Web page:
Letter: Questions of faith

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Sir: The Bishop of London's article proclaiming the resurrection of faith (Saturday Essay, 3 April) completely fails to answer the questions that concern people who look for some version of truth.

Is faith - any faith - true? It's not good enough to say people want faith. They also want chocolate bars the size of Mont Blanc.

Why have people of differing faiths hated one another with more viciousness than any other form of hatred across the centuries? The Bishop mocks "Consumer Unbeliever International", but Voltaire sensibly saw commerce as a way of finding common purpose between Jews, Christians and Muslims "where the only infidel was the bankrupt".

Why are the epiphenomena of religion so startlingly similar to the epiphenomena of metal illness? Anyone who has had experience of knowing someone afflicted by either will know that the delusions of the one (magic, control, irrational thinking) are often echoed in the other.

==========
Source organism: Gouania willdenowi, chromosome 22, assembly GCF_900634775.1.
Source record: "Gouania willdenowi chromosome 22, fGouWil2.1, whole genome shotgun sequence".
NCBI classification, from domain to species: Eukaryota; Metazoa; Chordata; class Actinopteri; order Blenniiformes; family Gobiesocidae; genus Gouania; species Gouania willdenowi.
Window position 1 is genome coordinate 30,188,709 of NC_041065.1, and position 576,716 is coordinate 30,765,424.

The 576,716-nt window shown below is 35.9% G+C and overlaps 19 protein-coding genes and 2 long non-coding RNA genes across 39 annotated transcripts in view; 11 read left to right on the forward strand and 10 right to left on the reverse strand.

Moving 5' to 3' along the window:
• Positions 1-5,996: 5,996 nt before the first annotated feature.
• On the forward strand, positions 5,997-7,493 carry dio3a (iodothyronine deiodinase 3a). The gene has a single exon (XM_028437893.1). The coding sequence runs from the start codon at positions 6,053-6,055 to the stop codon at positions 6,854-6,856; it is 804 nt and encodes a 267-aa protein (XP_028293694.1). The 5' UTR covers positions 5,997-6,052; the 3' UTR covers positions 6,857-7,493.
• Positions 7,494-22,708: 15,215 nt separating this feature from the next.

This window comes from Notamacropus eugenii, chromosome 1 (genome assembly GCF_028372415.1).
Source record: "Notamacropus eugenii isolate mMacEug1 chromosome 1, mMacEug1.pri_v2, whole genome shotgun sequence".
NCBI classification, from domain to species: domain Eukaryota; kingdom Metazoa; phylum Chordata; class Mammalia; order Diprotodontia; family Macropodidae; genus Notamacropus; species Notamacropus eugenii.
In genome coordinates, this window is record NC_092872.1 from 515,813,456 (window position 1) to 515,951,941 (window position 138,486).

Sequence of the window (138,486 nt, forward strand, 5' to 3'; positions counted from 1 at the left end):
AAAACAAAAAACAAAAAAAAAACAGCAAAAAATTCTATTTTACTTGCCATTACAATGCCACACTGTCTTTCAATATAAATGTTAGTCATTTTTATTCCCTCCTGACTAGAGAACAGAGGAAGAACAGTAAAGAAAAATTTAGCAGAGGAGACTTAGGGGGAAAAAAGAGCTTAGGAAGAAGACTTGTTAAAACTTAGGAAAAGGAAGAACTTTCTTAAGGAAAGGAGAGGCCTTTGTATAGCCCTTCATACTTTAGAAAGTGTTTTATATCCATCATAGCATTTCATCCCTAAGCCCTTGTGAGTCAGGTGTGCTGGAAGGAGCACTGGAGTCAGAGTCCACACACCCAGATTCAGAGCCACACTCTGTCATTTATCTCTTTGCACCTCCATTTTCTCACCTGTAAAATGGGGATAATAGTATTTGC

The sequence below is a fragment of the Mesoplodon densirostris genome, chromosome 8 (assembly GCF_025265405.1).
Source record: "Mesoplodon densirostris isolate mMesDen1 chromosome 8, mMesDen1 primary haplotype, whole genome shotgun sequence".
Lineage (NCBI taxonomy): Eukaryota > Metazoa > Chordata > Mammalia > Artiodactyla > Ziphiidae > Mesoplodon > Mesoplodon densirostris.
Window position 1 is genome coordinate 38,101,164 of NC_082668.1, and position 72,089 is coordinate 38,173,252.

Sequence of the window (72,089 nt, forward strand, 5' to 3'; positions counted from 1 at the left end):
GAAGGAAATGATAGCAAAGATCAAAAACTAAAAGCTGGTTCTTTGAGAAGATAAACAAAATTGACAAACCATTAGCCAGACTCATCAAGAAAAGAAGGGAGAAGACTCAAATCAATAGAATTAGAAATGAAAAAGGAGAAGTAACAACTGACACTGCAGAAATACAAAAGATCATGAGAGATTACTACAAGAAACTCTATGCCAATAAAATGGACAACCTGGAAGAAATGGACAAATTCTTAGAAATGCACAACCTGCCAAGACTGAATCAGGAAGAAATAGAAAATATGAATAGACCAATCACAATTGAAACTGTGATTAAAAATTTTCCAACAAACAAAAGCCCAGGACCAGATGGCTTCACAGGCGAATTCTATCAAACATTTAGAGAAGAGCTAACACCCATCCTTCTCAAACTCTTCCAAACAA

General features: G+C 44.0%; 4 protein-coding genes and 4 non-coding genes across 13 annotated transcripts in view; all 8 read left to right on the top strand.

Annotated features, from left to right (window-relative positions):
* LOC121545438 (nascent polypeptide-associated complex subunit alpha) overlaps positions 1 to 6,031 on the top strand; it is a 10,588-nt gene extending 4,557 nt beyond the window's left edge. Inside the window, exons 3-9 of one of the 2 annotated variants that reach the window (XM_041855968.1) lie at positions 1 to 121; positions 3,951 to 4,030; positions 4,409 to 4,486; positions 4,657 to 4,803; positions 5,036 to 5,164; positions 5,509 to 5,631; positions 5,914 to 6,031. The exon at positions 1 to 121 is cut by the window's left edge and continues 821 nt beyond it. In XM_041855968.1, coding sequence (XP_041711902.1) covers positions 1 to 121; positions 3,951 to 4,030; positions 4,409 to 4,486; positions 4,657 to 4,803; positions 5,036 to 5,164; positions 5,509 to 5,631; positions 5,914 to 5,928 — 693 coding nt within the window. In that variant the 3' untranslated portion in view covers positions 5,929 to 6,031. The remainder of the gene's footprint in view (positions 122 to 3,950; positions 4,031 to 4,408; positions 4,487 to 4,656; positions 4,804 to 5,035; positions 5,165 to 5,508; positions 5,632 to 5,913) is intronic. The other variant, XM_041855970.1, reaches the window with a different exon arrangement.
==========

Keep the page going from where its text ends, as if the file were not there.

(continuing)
If religion is a good thing, why is the fundamentalist form today - whether of Judaism, Christianity, Islam or Hinduism - so intolerant, repellent, bigoted and politically intransigent? Surely something which seeks to define goodness should be good in its most extreme form. Yet the manifestations of extreme religion, from the destruction of the Ayodhya mosque westwards, have been events of peculiar horror and badness. How can the Bishop explain that?

CHRISTOPHER WALKER

London W14

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